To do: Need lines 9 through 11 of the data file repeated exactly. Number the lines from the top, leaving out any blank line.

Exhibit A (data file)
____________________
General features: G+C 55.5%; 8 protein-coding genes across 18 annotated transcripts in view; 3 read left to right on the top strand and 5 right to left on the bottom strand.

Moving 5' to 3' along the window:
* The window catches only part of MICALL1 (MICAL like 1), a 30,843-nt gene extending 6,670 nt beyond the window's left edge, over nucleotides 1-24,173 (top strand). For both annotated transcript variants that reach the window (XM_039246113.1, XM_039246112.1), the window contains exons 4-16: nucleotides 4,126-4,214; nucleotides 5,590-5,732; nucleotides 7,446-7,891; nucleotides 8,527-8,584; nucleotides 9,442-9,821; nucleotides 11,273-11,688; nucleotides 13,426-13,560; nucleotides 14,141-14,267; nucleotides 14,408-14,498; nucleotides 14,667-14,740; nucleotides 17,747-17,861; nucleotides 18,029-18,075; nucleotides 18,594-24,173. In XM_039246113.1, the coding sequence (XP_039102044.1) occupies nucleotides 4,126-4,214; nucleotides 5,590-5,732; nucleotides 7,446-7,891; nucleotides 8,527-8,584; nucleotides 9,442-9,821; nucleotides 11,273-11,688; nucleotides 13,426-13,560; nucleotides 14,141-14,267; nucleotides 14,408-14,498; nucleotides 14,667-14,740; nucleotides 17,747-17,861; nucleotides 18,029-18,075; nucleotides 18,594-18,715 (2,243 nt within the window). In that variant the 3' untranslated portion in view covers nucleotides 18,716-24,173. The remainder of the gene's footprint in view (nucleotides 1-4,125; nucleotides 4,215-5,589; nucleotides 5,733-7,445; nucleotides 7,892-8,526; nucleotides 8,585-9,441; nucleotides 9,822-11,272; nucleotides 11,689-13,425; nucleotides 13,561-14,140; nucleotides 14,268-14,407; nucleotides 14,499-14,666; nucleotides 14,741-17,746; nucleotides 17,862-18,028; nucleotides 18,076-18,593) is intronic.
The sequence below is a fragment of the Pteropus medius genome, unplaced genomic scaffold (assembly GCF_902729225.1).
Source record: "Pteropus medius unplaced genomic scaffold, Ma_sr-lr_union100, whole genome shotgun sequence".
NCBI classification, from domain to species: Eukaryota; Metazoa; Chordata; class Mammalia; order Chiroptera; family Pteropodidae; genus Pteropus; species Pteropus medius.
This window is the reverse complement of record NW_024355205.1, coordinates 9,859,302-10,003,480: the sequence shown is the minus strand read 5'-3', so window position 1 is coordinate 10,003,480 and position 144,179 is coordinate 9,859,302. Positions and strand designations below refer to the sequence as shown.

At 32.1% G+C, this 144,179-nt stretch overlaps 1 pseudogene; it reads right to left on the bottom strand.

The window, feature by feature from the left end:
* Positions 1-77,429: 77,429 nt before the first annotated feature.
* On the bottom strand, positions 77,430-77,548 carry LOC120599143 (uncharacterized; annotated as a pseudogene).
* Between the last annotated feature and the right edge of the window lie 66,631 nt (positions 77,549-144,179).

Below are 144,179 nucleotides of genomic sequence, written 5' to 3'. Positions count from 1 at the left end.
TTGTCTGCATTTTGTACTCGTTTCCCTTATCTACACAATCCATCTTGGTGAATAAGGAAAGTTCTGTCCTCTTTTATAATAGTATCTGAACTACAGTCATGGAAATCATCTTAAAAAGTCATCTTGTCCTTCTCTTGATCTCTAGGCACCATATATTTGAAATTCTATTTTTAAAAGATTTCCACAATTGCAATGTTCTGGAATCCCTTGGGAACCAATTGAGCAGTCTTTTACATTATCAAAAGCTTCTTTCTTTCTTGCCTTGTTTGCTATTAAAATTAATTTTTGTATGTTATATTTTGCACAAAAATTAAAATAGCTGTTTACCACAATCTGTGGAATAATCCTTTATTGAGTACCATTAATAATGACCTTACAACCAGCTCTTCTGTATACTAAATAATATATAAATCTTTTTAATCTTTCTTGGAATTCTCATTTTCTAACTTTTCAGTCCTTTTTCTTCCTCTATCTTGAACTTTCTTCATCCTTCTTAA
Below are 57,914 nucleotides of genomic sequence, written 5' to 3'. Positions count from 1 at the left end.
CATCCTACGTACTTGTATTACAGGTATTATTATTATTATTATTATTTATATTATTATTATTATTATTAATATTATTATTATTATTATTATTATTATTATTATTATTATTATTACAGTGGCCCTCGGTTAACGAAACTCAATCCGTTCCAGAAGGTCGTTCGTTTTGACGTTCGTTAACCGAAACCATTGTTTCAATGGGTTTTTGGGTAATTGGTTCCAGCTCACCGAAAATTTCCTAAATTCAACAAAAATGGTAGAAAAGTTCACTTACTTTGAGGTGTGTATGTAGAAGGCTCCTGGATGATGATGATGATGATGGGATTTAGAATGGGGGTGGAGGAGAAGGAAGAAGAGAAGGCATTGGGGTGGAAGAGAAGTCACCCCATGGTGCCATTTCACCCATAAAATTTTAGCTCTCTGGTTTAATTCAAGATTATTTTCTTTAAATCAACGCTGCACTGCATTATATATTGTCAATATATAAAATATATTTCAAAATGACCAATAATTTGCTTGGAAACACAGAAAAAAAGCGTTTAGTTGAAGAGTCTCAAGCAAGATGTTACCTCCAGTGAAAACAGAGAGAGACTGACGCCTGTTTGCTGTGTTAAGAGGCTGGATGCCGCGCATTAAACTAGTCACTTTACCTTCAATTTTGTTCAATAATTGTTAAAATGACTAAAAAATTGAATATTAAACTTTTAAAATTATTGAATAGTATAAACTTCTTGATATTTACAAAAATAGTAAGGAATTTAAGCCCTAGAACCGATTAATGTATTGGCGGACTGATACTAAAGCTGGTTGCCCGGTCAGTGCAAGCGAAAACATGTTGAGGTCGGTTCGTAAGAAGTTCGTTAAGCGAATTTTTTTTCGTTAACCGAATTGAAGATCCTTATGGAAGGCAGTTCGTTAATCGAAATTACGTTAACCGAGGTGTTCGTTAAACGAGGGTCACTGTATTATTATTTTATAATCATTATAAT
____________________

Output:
The window, feature by feature from the left end:
* Positions 1-77,429: 77,429 nt before the first annotated feature.
* On the bottom strand, positions 77,430-77,548 carry LOC120599143 (uncharacterized; annotated as a pseudogene).